24. How would you write “neither A nor B” in the propositional calculus? • The sentence can be written in two ways: ~(A V B) (~A & ~B)

  25. Exercise--Translate the following into the propositional calculus: Maggie is smiling but Zoe is not smiling If Zoe does not smile, then Janice will not be happy Maggie’s smiling is necessary to make Janice happy. If Maggie smiles although Janice is not happy, then Zoe will smile. Use the following translation scheme: A: Maggie is smiling B: Zoe is smiling C: Janice is happy

  26. Maggie is smiling but Zoe is not smiling A & ~B

  27. If Zoe does not smile, then Janice will not be happy ~B —> ~C

  28. Maggie’s smiling is necessary to make Janice happy A —> C

  29. If Maggie smiles although Janice is not happy, then Zoe will smile. (A & ~C) —> B

  30. The truth (T) or falsehood (F) of propositions are called TRUTH VALUES. • The logical systems that we are studying today only have two possible truth values: T or F. • Note: there are several systems of logic that involve three or more values.

  31. A Truth Table (TT) gives every possible combination of truth values between propositions.

  32. A Truth Table gives the meaning (the grammar) of logical sentences. • If we want to known the meaning of ~A, we just make a Truth Table. A ~A T F F T If A is true, then ~A is false. If A is false, then ~A is true.

  33. A B A&B T T T T F F F T F F F F A & B is only true if both A and B are true. Otherwise, it is false.

  34. A B A V B T T T T F T F T T F F F A V B is false if both A and B are false. Otherwise, it is true.

  35. A B A —> B T T T T F F F T T F F T A —> B is true, except when A is true and B is false.

  36. A B A <—> B T T T T F F F T F F F T A <—> B is only true if A and B are both true or both false.

  37. Logic is concerned with truth. • Its concern is how the truth or falsehood of one proposition depends on the truth or falsehood of one or more propositions. • For instance, if A and B are both true, then A → B must also be true.

  38. A complex proposition, such as A <—> B is a truth function of simple propositions A and B. • Its truth values depend on the truth values of its components. • These components are simple propositions.

  39. We can consider a well-formed formula like A —> B as an expression, and then use the previous rules to construct a new truth table.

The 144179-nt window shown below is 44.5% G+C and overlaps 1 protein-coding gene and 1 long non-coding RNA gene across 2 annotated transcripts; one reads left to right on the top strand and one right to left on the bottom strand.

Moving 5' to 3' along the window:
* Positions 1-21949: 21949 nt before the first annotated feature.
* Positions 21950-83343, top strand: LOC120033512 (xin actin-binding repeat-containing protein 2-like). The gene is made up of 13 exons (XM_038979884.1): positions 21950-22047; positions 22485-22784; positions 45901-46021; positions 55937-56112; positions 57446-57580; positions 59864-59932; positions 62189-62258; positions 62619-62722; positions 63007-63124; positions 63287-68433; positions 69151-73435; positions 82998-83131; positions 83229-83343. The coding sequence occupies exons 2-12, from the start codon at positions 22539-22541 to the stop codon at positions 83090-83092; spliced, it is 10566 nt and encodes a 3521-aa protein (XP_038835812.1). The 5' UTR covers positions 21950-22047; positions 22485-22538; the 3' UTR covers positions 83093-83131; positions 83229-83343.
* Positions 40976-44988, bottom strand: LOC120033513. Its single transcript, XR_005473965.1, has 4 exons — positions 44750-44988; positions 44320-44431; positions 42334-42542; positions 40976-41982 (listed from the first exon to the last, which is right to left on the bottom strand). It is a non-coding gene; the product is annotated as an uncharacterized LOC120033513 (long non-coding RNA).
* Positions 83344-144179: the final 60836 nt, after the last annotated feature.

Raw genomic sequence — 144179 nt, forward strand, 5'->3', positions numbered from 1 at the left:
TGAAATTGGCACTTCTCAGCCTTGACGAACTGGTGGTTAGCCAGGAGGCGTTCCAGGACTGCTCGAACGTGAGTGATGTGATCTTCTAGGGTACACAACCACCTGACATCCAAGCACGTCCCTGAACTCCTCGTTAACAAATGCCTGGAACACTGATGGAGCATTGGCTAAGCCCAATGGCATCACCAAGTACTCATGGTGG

40. Example: Construct a TT for the expression (P —> Q) V (~Q & R) First write down all the possible combinations for P, Q, and R. Construct first the table for P —> Q, then for ~Q, then for ~Q & R. Now you can do a TT for the whole formula!

  41. Construct a TT for the expressions • P V (~P V Q) • ~ (P & Q) V P • R <—> ~P V (R & Q)

  42. A TAUTOLOGY is a formula that is always true. • For instance, P —> (~P —> Q) To prove this, please construct a truth table, and you will see that for every value of P and Q the whole formula comes out true!

  43. Is P V ~ P a tautology? • What about ((P—> Q) —> P) —> P)?

  44. An INCONSISTENT FORMULA is always false. Example: P & ~P

  45. A wff that is neither tautologous nor inconsistent is contingent. • Is this formula tautologous, inconsistent, or contingent? (P <—> Q) —> (P V ~R)

  46. A proposition that is always true (a tautology) is so general that it says nothing in particular. • Tautologies contain no information about the world. • Only contingent propositions give information about the world.

  47. To repeat: • All propositions that assert some particular information about the world are contingent.

  48. The modern theory of truth tables for propositional logic was developed by… …the philosopher Ludwig Wittgenstein in his book Tractatus Logico-Philosophicus.

  49. Logicians are mainly interested in reasoning. • Logical reasoning begins with some assumptions or premises. • The philosopher then applies certain rules of reasoning to reach conclusions. • We are now going to study several rules of valid reasoning.

  50. Two important rules The Modus Ponens P → Q P Therefore Q The Modus Tollens P → Q ~ P Therefore ~ Q